Today it was disclosed that Bud Selig and Pete Rose have been meeting to discuss Rose's reinstatement after 13 years in exile. The whole thing is hush-hush. Even Rose, not exactly a reticent man, is keeping mum.
Rose applied for reinstatement in 1997. Selig never ruled on the reinstatement. It may all boil down to Bud finally telling Pete, "I got the paperwork."
More likely, Selig is tired of the negative publicity and just wants the Rose issue to go away. Also, reinstating Rose will allow MLB to use him for special promotions without appearing two-faced. Two exceptions were made to Rose's ban: for the All-Century Team celebration a few years ago and for Baseball Memorable Moments celebration in game 4 of this year's World Series. Selig did not allow him to attend the ceremonies attending the last game at Cincinnati's Riverfront Stadium early this year, however (possibly because their was no lucrative video tie-in that MLB could have exploited).
If I were Rose, I would rather keep the status quo. Once he is reinstated, he will have to go into the Hall, at which point he will just be an average Hall-of-Famer. Right now, he has the cachet of being baseball's bad boy, the anti-hero every fan seems to adore (rather than the low-life scumbag that he actually is).
I have said before that baseball is going to have to reinstate Rose because they have no credible evidence that he bet on the Reds. He may have bet on baseball, but the only thing that carries a lifelong ban is gambling on one's own team (betting on baseball carries a one-year suspension, something Rose has served 13 times over).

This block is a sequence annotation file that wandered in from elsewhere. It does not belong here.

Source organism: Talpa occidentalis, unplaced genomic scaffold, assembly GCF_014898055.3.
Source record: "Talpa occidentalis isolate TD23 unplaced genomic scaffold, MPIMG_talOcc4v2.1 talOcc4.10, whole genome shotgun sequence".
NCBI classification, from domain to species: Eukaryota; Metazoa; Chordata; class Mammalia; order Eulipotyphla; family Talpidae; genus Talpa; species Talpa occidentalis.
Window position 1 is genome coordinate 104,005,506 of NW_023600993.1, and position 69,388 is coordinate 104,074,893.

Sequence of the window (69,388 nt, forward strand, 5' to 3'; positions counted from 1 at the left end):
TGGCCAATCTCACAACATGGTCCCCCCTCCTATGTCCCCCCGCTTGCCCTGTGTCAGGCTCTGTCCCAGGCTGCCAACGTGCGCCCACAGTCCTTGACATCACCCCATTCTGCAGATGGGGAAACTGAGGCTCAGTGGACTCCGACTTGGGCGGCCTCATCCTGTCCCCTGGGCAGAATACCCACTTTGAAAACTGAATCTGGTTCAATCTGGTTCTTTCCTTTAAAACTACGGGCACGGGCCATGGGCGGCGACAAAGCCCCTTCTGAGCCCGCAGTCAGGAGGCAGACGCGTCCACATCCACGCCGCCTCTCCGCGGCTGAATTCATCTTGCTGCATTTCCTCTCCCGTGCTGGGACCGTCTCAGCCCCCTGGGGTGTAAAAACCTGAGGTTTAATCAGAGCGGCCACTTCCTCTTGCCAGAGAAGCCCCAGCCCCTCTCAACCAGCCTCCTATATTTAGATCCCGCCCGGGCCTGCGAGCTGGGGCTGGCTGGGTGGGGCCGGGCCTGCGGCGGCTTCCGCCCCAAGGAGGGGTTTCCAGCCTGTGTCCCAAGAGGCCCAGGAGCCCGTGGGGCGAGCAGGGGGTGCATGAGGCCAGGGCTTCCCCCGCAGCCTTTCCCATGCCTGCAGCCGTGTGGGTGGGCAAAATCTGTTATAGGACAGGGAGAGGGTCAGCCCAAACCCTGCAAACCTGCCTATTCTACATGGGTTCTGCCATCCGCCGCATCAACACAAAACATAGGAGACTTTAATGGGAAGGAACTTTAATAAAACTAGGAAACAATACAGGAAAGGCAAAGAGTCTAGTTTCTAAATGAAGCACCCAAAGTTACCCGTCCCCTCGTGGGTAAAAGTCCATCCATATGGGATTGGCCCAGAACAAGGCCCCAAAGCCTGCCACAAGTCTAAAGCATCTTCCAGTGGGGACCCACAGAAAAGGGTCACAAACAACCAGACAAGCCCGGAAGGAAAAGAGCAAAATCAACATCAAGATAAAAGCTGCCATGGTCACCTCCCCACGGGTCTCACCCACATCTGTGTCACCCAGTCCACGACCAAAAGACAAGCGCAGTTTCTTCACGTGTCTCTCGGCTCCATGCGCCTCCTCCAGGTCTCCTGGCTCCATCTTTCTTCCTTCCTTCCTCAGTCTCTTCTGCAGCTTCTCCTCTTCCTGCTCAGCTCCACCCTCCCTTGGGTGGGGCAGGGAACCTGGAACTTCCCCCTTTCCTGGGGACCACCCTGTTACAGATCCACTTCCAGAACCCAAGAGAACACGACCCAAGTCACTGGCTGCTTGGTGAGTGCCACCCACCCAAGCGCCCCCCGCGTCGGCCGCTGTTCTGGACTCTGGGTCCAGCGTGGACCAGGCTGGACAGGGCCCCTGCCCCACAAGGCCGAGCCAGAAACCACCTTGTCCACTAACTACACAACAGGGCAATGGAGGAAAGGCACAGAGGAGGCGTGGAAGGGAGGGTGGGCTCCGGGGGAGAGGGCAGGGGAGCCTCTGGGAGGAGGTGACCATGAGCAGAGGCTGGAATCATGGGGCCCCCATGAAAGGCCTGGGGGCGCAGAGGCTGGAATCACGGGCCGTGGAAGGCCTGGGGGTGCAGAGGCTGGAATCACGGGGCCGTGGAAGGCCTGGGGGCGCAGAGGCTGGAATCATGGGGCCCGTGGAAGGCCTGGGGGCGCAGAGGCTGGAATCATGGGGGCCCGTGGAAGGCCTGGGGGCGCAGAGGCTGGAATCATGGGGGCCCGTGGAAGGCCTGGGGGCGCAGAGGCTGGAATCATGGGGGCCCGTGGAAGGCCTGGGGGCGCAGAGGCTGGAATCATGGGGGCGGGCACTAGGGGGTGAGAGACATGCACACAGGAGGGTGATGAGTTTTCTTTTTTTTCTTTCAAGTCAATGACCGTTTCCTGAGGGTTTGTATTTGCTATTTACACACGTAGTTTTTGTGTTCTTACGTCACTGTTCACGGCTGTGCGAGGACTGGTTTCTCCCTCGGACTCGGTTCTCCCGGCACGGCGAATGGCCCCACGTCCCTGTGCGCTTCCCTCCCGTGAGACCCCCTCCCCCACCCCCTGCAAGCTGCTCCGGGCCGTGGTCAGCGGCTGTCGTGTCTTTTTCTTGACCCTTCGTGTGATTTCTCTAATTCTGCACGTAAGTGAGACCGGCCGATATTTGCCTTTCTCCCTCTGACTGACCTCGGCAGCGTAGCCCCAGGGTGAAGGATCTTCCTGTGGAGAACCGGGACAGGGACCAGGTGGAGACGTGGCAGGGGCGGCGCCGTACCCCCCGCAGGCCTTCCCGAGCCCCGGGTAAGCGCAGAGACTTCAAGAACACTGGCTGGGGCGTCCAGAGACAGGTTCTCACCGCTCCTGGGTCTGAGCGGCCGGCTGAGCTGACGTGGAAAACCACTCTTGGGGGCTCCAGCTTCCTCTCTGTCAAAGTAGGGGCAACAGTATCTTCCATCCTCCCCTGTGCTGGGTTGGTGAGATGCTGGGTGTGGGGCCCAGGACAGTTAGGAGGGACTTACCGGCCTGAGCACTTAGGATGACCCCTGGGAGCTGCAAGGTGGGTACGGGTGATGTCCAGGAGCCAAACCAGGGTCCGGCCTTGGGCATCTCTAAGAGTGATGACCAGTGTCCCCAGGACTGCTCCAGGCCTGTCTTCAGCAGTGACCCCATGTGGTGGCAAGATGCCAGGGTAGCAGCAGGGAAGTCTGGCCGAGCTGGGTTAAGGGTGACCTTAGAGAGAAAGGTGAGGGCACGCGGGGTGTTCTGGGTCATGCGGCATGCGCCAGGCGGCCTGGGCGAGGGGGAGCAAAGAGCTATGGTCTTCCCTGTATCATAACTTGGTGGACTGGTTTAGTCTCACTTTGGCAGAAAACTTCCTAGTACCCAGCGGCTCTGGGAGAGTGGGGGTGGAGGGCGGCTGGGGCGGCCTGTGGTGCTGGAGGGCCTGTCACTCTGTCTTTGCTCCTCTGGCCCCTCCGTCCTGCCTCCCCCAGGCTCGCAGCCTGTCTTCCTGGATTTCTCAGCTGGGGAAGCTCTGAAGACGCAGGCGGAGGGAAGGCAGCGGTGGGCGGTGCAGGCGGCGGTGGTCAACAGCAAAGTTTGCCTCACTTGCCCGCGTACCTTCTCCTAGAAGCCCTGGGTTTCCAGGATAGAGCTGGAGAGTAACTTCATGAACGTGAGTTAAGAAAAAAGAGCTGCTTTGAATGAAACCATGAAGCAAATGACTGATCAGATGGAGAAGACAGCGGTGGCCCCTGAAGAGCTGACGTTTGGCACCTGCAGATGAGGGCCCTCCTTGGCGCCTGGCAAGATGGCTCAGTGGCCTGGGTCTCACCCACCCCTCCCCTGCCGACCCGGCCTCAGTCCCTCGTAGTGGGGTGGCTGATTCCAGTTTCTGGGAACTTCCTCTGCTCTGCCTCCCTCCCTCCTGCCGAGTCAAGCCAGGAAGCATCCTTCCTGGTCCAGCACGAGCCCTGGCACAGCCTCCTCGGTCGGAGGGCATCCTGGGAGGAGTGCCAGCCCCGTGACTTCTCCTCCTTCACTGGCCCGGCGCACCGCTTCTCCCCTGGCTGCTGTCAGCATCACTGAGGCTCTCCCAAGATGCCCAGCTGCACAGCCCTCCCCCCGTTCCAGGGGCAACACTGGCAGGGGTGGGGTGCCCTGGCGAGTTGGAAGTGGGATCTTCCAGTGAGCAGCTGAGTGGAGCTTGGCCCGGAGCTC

It appears though that baseball is going to exact a little humility out of Rose before they let him play their reindeer games again. If Rose apologizes, then MLB can save face in reinstating him. All will be forgiven, but the 13 years will not have been in vain. I have a problem with the sophistic logic underlying this: if Rose finally admits that he did something wrong, something that the Dowd Report never proved conclusively (other than his trafficking with gamblers), then he will be given papal absolution. But if he admits to wrongdoing, shouldn't he then be banned for life for the admission? I guess if they can agree on an admission of the lesser charge of gambling on baseball in general but not the Reds and sentence him to time already served, both sides are happy and a resolution can be reached.
I wonder if they would ever let him manage again or if anyone would consider hiring him as manager. One thing's for sure--MLB will be ready to make some profits on all the Pete Rose paraphernalia they will start to foist on the public, which may be the most effective and longlasting way to damage his reputation in the baseball world and wreak their revenge. So maybe Bud wins either way.